Celebrating the Caregiver

When a person is diagnosed with cancer, a team of nurses, doctors, and emotional support experts is typically there to help them through the cancer journey. However, there is often one member of the team who supplies critical care without earning a dime. It’s the caregiver: that family member, friend, or relative who takes care of the daily needs of the person with cancer, simply because their loved one needs help.

By tackling tasks from driving, to handling the household, to organizing medical appointments and information, caregivers help make progress possible in a patient’s day-to-day cancer fight. However, because caregivers are voluntary helpers, they may have little or no training for the many roles they must take on.

That can cause a lot of stress, so it’s important for caregivers to continue taking care of their own needs, even while they’re taking care of their loved one. Asking for help – whether from other friends and family, a support group, or from a trained professional – is key.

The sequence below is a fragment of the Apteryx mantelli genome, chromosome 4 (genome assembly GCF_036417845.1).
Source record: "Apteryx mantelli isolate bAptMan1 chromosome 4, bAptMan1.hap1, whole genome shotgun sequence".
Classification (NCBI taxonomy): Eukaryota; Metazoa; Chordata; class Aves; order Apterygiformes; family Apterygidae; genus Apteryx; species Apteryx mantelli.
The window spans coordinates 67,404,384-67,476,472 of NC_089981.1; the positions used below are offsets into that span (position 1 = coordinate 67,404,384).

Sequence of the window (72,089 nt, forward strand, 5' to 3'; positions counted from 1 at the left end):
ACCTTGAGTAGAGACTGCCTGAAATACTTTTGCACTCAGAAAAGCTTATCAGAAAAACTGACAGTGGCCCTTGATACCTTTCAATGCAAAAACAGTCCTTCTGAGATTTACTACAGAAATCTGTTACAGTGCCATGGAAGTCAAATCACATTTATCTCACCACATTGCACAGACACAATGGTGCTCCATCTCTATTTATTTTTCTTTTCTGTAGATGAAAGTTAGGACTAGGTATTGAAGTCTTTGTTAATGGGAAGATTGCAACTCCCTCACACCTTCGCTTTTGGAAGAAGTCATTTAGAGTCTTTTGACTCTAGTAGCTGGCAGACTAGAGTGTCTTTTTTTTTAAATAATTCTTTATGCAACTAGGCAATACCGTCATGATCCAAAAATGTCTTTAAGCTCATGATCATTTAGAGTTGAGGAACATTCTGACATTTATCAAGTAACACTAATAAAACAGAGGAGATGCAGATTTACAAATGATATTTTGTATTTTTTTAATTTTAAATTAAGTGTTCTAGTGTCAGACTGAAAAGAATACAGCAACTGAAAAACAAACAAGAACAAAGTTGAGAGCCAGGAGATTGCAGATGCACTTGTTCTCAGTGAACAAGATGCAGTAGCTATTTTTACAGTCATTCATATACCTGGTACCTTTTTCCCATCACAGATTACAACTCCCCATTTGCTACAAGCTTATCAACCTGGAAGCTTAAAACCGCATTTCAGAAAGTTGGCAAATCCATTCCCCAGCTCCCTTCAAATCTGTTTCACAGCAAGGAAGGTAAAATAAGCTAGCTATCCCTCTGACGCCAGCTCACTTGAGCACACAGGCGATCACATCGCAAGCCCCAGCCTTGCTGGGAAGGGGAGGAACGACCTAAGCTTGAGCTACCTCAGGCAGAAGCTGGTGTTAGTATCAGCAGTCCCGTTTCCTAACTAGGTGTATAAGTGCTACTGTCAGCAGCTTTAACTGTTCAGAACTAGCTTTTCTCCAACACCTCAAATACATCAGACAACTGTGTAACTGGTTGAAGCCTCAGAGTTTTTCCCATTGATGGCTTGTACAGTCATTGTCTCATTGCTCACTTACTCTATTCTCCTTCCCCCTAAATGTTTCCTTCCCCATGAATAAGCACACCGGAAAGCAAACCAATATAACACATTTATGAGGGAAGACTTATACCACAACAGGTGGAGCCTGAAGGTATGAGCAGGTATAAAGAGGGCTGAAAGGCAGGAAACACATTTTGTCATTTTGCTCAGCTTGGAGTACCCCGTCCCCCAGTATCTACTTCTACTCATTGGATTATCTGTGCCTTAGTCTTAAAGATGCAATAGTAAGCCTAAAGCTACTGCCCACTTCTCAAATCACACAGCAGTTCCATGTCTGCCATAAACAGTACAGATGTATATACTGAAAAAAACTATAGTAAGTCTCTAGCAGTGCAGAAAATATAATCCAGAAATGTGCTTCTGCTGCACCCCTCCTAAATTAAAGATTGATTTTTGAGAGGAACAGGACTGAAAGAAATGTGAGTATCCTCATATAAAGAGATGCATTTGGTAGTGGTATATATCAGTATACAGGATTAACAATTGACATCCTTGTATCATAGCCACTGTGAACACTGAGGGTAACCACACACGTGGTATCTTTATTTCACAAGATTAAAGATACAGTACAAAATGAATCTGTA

If you or someone you love wants to learn more about caregiving, these articles from the American Cancer Society on being a caregiver and coping as a caregiver are a good place to start. If you want more in-depth information, the Society’s online bookstore offers titles that can help, including Cancer in Our Family, a book that specifically explores how to help children cope with a parent’s illness and gives caregivers ideas for how to provide comfort and support for kids at every age. If a personal online community is what you need, the American Cancer Society Cancer Survivors Network can help caregivers connect to others who have “been there.” You can also find additional resources by calling the Society at 1-800-227-2345, anytime day or night.

Armed with tools like these, a caregiver can feel much more prepared for the job at hand and give loved ones the best care they can when it’s needed most.

The American Cancer Society medical and editorial content team
Our team is made up of doctors and master's-prepared nurses with deep knowledge of cancer care as well as journalists, editors, and translators with extensive experience in medical writing.

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